Legislative Assembly for the ACT: 1995 Week 06 Hansard (Tuesday, 19 September 1995) . . Page.. 1469 ..
MR WOOD: Mr Speaker, I seek leave to make a personal explanation on the grounds that I have been misrepresented.
MR SPEAKER: Leave is granted to make a personal explanation under standing order 46.
MR WOOD: Mr Speaker, I was absolutely astounded to hear Mr Humphries say that I had a close association with Leda. That is an outrageous statement. It is simply not the case that I or my party had a close association with Leda. That is an unfortunate statement for Mr Humphries to make. It is completely wrong. He also said that we were about to approve Leda's application for an extension. He has been the Minister for six months and he still does not understand the planning process. I utterly reject those claims by Mr Humphries.
NATURE CONSERVATION (AMENDMENT) BILL 1995
MR BERRY (11.38): This matter seems to demonstrate that the Liberal Government opposite has no concern for the preservation of our native species, or inadequate concern at least. What occurred in relation to this legislation is that amendments were put in place which meant business for the preservation of our native species. In fact, it is in accordance with Labor's policy. In its landscape policy it states:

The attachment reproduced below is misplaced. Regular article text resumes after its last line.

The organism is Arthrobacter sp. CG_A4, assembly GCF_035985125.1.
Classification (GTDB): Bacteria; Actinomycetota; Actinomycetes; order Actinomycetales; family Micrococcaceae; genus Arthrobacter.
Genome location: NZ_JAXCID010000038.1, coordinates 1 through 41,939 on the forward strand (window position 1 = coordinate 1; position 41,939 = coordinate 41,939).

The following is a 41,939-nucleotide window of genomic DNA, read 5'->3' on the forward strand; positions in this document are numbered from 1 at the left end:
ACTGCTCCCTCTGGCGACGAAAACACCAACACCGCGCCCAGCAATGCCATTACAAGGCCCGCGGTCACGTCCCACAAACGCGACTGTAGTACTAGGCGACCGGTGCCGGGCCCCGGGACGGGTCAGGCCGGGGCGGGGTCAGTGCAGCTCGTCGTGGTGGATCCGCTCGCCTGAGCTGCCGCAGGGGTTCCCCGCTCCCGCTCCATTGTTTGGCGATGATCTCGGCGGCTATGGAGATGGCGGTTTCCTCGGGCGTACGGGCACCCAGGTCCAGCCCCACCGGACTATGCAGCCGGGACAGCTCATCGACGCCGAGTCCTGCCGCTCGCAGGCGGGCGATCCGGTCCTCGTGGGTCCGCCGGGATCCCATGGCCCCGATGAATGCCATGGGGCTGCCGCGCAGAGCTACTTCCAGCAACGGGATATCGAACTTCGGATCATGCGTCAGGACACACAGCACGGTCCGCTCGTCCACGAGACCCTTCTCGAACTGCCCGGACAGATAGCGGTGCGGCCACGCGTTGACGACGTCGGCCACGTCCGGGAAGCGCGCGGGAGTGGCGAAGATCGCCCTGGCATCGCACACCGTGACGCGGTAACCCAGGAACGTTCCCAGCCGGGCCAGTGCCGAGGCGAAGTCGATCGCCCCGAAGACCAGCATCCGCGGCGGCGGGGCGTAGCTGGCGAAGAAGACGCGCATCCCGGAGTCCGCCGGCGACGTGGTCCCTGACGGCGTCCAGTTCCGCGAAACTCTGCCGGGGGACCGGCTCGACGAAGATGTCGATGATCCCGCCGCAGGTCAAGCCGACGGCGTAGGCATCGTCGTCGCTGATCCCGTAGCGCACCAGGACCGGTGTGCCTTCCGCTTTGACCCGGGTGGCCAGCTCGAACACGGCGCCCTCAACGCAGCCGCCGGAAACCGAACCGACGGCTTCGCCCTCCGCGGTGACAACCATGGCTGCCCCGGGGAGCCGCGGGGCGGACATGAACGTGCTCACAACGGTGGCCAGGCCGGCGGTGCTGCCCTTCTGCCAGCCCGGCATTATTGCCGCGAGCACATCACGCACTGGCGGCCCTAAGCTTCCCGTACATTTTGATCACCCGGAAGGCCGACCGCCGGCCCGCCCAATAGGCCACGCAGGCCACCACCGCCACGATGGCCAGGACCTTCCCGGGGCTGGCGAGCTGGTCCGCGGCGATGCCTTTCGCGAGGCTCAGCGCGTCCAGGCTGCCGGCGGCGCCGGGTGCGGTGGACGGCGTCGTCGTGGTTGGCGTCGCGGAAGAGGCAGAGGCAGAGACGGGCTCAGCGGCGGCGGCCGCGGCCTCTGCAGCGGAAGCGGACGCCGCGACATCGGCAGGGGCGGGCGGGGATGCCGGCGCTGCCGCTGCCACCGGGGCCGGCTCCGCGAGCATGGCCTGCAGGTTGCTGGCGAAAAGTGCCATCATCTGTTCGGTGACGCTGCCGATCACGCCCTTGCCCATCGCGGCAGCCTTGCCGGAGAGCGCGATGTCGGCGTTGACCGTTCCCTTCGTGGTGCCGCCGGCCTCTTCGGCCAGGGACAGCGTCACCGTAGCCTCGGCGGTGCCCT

Labor will ... introduce legislation to protect the ACT's native trees outside of reserves, particularly those on residential blocks and verges.
That is why that legislation is in place, and it is most inappropriate now to move to deal with it in the way that is suggested by the Government. If you take a close look at the legislation as it stands, subsection 43(1) states:
A person shall not, without reasonable excuse -
and I underline that for the moment -
(a) fell, or cause to be felled, standing native timber; or
(b) damage, or cause to be damaged, standing native timber;
except in accordance with a licence.
The emphasis on the words “reasonable excuse” is one that members need to look at closely. Whilst the interpretation of what that means will be a matter for the courts, it is a matter of fact that it has not turned out to be a problem for the administration since these changes were introduced. Indeed, the legislation, in my view, would not turn out to